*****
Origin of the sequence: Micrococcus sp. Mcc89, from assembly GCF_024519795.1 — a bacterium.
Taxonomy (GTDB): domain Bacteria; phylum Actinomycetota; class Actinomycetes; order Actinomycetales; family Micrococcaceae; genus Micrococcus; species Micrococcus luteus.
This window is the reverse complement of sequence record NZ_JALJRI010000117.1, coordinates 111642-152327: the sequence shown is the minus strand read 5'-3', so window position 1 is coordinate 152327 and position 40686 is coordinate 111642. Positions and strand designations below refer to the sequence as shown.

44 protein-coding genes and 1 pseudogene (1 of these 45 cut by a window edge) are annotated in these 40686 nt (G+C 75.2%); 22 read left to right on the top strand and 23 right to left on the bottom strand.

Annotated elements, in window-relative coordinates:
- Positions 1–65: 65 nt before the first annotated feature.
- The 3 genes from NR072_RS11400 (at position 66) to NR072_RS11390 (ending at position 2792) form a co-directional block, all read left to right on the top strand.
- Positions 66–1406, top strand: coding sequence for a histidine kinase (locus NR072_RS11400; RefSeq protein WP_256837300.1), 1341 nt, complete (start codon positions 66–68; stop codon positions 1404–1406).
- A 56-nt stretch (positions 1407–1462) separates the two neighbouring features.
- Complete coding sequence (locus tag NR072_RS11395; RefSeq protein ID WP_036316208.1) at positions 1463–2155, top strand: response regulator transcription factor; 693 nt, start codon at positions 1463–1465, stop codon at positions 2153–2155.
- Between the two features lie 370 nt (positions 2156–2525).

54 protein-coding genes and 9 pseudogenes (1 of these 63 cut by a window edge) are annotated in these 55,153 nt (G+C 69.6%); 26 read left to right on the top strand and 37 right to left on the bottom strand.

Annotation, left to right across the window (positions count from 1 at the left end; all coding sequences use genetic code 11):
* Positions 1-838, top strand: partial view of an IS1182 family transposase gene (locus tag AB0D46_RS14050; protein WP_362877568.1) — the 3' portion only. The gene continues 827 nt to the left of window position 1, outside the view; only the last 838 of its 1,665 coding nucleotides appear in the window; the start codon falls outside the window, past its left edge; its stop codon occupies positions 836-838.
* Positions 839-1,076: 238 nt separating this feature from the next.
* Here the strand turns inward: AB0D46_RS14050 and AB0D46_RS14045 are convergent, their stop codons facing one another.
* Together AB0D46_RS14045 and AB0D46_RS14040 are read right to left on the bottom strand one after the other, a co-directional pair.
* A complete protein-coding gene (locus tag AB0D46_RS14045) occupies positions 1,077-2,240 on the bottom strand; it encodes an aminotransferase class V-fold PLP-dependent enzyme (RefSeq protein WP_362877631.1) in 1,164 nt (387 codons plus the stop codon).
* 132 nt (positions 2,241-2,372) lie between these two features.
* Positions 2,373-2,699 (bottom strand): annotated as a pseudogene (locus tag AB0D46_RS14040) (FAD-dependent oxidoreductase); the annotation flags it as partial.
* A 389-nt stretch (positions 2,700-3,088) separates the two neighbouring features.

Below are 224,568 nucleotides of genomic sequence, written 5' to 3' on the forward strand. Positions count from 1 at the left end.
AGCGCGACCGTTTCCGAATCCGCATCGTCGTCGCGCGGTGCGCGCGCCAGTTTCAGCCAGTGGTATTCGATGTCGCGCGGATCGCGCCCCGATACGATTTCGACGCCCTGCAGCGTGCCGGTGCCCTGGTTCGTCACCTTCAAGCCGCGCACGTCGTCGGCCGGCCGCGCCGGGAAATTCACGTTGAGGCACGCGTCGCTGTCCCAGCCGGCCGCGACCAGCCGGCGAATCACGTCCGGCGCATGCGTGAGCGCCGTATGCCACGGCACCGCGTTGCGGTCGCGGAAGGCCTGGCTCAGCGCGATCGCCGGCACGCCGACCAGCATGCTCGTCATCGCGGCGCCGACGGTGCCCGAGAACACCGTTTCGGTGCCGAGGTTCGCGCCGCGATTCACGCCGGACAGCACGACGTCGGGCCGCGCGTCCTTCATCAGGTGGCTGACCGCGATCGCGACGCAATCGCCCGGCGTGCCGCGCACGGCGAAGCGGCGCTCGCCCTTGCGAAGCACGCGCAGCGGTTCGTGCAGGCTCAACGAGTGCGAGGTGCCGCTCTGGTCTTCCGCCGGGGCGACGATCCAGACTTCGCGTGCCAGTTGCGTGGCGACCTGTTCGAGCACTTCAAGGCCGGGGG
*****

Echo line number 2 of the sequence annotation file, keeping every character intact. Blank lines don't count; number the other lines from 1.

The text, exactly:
Taxonomy (GTDB): domain Bacteria; phylum Actinomycetota; class Actinomycetes; order Actinomycetales; family Micrococcaceae; genus Micrococcus; species Micrococcus luteus.